Call for Papers: Mediatized Cultural Activism
In recent years participatory and activist practises in the public space have been increasingly entangled with digital networks. This is evident in large-scale protests such as the Occupy Wall Street movement, the various activist practices related to the so-called Arab Spring, the Taksim Gezi Park protests, and in activists groups such as Femen, Pussy Riot, and Anonymous. Furthermore a proliferation of “quasi-autonomous recognition networks” of creative knowledge workers (Lievrouw 2011) has occurred and the boundaries between commodity culture and social resistance are increasingly blurred (Mukherjee and Banet-Weiser 2012).
The common denominator for these highly diverse forms of protests seems to be that the revolting subjects (Tyler 2013), who may or may not invest their bodies in public spaces, rely on the documentation and circulation of their protests. In that sense activists’ practices are increasingly modelled in order to accommodate media circulation. Activists’ practices become mediatized (Hjarvard 2008; Hepp 2012) and the activist imaginary (Marcus 1996) emerges in the intersection of online and offline activities. Yet despite the mediatization and media circulation there is no guarantee that the protests will have lasting impact. The question thus become how the transition from mediatized activism to policymaking can occur and how we move from the technological ability to communicate to lasting connections (Zuckerman 2013).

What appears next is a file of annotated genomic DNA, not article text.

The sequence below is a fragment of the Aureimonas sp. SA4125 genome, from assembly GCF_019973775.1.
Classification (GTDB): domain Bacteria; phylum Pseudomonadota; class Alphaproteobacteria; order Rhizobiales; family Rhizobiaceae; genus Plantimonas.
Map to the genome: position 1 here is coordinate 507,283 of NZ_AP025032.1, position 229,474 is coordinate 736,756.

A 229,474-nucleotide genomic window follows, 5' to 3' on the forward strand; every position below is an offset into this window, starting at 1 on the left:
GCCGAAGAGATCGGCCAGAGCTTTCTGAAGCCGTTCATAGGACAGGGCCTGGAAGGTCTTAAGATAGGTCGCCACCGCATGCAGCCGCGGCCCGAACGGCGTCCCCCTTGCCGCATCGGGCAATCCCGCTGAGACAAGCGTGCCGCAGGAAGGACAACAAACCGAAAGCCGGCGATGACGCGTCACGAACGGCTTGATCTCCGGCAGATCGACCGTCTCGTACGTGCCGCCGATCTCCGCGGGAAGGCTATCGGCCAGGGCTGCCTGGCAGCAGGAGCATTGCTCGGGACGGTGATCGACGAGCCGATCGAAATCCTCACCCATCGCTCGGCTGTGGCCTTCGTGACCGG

It is from such perspective that we invite papers that ask what digital and networked culture, technological apparatus, mediatization, and database logic do for the ways in which people participate in and construe activism. How does digitalization and mediatization change the ways in which participants invest themselves and their bodies in activist protests? What role do local networks play? And how do authorities cope when they not only have to control activist practices in the local space, but also in the media? We seek papers that investigate how digital networks redesign the modalities of activist participation, ask how we can understand the relation between visual culture and activist practises, investigate the institutional limits and opportunities of activism, ask who have stakes in cultural resistance, and investigate the possibility for cultural dissent to emerge as political resistance.